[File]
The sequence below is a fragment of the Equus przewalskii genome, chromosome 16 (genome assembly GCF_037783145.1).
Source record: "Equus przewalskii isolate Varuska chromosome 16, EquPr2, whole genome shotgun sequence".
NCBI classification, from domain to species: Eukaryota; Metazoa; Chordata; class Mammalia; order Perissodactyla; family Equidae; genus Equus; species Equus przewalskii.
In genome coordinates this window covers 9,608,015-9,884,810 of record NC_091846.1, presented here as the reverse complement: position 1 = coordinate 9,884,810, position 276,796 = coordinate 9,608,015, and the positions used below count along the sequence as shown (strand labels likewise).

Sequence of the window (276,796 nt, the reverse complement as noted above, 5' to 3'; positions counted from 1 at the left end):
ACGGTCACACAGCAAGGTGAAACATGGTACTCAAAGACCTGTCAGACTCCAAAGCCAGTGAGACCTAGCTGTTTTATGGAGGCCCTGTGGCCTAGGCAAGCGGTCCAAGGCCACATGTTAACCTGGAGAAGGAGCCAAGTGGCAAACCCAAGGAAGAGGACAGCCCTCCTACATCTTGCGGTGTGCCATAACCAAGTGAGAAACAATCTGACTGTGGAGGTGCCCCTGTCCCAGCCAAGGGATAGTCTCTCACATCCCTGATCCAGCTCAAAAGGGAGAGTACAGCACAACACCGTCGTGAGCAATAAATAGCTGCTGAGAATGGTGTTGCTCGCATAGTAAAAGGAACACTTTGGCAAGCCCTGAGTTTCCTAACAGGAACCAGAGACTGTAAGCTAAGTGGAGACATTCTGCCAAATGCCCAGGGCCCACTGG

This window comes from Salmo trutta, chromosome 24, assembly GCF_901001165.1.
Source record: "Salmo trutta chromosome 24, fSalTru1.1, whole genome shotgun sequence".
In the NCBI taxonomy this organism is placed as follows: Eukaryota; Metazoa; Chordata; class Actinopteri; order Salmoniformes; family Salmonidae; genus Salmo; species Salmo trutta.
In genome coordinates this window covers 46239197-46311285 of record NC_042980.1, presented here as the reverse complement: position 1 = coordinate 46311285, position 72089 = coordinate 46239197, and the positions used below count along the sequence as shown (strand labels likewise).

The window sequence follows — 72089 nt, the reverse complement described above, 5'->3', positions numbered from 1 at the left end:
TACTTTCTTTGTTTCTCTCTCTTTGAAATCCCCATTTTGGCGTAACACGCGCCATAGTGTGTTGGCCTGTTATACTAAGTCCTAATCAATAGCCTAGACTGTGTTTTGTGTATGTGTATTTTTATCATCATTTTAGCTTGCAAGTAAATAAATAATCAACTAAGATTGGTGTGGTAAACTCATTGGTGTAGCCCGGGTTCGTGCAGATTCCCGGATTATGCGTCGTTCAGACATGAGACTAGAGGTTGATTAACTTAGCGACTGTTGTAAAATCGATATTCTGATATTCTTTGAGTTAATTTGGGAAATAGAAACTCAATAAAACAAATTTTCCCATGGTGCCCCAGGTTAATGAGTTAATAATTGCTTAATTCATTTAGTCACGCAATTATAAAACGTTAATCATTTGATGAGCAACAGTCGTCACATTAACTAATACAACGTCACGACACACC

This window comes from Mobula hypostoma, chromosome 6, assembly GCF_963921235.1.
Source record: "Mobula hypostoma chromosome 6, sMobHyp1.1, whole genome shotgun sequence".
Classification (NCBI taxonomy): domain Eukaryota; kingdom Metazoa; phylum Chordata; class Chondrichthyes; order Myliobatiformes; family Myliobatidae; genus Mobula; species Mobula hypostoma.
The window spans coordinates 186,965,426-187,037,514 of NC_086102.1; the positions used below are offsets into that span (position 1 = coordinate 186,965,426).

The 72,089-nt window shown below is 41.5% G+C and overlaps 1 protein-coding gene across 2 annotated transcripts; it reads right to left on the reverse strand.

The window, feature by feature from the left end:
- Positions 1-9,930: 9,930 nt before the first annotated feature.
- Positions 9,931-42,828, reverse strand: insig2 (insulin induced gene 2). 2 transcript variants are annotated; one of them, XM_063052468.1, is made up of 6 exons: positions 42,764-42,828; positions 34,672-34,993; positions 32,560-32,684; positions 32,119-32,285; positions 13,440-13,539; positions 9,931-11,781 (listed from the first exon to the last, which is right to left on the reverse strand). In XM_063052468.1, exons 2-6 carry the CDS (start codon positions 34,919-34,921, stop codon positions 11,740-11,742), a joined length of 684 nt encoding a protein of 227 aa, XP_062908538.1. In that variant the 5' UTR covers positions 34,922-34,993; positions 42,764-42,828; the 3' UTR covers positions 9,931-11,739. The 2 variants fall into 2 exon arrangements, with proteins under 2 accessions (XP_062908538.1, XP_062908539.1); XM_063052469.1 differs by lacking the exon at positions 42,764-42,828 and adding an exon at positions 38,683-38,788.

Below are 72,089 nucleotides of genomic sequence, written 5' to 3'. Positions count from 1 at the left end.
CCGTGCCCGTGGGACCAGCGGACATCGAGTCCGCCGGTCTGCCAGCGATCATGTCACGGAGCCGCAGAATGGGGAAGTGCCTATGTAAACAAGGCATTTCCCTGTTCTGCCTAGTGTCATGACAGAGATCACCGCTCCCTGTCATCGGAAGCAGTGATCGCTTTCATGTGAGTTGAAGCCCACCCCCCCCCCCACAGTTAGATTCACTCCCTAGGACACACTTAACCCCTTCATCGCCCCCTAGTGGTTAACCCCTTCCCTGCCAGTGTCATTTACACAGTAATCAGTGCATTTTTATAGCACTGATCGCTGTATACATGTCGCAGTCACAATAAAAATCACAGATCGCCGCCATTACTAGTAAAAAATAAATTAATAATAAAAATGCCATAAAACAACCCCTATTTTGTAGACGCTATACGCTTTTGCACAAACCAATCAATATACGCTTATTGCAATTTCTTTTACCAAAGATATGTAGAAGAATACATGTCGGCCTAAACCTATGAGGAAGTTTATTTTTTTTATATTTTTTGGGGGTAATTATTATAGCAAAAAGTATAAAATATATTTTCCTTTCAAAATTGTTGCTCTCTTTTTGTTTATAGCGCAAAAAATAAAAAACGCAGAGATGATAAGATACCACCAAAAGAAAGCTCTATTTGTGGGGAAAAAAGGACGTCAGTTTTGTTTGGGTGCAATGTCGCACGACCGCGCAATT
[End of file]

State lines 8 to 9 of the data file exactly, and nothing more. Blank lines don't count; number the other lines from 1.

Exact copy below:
Source record: "Salmo trutta chromosome 24, fSalTru1.1, whole genome shotgun sequence".
In the NCBI taxonomy this organism is placed as follows: Eukaryota; Metazoa; Chordata; class Actinopteri; order Salmoniformes; family Salmonidae; genus Salmo; species Salmo trutta.